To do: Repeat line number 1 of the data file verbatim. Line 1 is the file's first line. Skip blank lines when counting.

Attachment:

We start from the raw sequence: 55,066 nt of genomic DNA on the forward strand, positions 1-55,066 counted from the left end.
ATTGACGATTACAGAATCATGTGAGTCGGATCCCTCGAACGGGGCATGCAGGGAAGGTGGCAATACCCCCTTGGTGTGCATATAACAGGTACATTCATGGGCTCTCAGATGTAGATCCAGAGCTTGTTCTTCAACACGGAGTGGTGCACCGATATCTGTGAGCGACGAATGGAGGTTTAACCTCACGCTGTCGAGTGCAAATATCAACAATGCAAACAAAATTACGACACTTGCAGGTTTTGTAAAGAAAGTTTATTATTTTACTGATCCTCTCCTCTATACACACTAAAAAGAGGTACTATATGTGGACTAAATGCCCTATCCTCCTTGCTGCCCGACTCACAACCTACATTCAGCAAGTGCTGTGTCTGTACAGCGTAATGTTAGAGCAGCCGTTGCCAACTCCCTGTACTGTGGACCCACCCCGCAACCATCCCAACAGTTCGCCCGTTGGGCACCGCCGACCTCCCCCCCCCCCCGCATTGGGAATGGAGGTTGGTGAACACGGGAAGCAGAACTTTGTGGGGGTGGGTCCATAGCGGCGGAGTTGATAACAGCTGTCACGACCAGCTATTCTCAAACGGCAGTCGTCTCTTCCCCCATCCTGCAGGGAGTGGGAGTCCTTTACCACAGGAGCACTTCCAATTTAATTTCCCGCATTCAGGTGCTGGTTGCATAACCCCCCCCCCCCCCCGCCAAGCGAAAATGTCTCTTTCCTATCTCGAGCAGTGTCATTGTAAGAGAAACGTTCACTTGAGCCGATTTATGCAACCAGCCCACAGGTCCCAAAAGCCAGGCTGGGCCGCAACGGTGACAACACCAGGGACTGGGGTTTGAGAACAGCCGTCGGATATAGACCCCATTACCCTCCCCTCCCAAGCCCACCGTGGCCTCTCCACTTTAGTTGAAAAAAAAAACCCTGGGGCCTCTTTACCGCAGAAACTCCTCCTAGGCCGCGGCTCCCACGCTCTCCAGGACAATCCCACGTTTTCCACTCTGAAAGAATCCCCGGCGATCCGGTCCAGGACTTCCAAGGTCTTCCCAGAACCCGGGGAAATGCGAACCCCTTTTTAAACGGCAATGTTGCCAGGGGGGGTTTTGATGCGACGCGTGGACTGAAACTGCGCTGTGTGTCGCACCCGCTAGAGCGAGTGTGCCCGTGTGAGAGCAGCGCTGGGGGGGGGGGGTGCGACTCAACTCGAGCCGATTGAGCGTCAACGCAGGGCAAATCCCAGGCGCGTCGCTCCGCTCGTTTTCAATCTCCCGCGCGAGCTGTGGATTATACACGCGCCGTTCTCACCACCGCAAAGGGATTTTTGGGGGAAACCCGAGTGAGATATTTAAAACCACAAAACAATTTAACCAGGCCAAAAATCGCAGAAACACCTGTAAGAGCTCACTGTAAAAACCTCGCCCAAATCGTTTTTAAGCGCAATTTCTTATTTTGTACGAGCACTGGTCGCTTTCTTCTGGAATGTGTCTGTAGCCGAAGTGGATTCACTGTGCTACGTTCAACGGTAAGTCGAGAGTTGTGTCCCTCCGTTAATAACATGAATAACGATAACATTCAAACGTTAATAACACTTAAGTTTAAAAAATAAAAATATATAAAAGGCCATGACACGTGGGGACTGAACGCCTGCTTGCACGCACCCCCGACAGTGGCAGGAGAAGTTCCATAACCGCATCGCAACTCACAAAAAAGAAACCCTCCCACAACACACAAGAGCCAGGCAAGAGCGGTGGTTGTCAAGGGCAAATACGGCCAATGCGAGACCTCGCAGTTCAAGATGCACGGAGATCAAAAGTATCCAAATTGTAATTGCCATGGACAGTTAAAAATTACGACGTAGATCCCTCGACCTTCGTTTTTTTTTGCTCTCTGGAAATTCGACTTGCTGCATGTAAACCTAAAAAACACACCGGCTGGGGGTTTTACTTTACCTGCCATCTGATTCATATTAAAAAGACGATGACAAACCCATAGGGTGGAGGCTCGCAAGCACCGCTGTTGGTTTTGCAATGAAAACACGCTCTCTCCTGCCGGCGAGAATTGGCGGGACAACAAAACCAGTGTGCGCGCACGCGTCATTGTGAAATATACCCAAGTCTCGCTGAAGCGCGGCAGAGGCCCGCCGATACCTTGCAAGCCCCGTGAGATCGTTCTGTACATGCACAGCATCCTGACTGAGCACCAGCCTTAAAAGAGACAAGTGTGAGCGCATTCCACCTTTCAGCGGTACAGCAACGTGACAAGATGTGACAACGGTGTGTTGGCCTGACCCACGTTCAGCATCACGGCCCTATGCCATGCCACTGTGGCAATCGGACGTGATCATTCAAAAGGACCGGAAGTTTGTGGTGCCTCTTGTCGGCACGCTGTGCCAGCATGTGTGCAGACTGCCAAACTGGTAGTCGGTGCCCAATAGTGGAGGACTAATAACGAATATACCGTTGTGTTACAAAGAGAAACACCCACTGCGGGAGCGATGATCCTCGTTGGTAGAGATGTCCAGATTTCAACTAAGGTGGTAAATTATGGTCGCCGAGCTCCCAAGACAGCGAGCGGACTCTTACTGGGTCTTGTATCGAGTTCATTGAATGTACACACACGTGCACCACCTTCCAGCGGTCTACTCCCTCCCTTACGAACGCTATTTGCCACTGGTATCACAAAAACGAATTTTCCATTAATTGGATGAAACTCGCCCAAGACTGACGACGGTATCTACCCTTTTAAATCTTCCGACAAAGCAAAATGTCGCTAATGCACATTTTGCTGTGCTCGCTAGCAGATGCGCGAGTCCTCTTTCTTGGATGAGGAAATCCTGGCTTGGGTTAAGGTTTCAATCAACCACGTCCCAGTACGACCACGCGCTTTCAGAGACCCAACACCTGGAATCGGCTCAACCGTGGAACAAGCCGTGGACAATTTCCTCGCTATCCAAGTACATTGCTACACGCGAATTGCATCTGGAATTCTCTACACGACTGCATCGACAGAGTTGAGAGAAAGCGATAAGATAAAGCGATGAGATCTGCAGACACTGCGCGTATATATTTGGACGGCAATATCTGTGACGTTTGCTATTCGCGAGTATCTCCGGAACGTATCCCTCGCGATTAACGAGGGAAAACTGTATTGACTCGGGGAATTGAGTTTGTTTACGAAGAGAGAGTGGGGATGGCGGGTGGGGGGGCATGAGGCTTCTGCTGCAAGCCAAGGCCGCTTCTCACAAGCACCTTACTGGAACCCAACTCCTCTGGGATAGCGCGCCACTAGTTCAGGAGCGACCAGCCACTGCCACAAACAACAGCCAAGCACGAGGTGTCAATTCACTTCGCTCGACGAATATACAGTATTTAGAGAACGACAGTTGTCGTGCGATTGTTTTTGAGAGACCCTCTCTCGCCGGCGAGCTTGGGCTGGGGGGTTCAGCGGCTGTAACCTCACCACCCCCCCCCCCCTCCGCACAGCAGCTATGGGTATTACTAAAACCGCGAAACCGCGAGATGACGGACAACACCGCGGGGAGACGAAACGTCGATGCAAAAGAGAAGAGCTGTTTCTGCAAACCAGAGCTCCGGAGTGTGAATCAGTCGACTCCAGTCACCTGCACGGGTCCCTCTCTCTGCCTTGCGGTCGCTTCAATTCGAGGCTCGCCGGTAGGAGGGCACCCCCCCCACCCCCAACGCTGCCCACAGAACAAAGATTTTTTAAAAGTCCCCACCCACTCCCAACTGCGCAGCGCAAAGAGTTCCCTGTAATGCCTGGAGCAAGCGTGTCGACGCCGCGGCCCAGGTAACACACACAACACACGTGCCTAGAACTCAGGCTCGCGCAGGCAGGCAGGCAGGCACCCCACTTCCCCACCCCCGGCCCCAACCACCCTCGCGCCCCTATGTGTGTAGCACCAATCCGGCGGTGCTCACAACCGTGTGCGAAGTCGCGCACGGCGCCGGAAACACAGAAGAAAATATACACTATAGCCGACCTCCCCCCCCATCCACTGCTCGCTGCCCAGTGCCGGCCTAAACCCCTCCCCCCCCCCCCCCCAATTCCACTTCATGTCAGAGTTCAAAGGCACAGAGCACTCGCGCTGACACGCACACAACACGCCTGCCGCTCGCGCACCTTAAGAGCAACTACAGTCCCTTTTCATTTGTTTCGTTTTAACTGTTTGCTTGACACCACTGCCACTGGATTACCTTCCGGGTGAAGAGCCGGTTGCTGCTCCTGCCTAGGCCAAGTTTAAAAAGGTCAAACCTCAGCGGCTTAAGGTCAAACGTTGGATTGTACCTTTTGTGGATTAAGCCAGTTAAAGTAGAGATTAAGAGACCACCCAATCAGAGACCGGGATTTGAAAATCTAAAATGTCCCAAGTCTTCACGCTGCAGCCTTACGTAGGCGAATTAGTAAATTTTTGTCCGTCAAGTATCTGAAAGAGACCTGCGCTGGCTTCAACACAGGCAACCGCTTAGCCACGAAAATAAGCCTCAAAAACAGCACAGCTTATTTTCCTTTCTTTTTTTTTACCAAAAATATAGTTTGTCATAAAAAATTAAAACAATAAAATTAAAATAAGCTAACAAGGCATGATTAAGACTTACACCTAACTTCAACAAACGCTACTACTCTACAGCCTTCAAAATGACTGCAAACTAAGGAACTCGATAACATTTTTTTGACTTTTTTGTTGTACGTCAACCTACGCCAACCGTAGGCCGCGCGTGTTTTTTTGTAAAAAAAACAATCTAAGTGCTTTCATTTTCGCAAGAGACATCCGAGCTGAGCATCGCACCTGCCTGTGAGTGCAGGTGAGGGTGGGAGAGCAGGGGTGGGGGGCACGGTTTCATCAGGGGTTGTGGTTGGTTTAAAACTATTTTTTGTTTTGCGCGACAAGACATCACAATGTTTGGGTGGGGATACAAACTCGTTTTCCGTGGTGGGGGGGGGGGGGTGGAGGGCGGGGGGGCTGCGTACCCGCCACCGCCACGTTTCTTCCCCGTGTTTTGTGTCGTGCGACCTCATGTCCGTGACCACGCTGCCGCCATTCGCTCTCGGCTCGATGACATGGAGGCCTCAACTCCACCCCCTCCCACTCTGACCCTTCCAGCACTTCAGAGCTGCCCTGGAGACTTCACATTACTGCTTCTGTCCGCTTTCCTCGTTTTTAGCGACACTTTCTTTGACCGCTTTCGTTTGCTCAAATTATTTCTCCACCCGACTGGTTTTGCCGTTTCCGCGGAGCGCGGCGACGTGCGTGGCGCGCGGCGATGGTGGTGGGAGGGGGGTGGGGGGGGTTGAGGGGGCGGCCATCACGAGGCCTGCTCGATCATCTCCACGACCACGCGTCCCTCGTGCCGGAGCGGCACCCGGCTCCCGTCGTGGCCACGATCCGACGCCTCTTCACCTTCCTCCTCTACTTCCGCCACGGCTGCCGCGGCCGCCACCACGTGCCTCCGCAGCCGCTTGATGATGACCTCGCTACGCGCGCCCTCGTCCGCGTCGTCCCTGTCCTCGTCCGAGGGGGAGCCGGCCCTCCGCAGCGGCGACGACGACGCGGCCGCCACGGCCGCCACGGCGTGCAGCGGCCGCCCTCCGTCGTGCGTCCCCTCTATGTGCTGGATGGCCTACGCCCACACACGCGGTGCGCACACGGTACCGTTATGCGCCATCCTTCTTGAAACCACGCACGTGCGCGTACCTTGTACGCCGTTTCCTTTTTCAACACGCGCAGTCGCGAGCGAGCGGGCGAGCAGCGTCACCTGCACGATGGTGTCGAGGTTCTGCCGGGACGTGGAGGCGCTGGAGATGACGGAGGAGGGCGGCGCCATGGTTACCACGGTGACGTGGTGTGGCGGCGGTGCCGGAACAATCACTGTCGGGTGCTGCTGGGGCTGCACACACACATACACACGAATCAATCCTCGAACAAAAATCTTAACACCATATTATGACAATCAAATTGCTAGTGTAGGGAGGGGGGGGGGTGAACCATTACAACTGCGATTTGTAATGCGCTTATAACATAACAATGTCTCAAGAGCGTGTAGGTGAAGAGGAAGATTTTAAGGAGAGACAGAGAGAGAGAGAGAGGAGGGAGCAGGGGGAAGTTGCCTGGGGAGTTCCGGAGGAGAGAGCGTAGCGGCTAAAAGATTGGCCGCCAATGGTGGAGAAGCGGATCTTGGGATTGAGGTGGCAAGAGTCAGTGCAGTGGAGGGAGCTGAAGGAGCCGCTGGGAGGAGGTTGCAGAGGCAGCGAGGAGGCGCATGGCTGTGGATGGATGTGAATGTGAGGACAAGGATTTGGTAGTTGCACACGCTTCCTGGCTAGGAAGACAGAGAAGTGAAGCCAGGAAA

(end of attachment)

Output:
We start from the raw sequence: 55,066 nt of genomic DNA on the forward strand, positions 1-55,066 counted from the left end.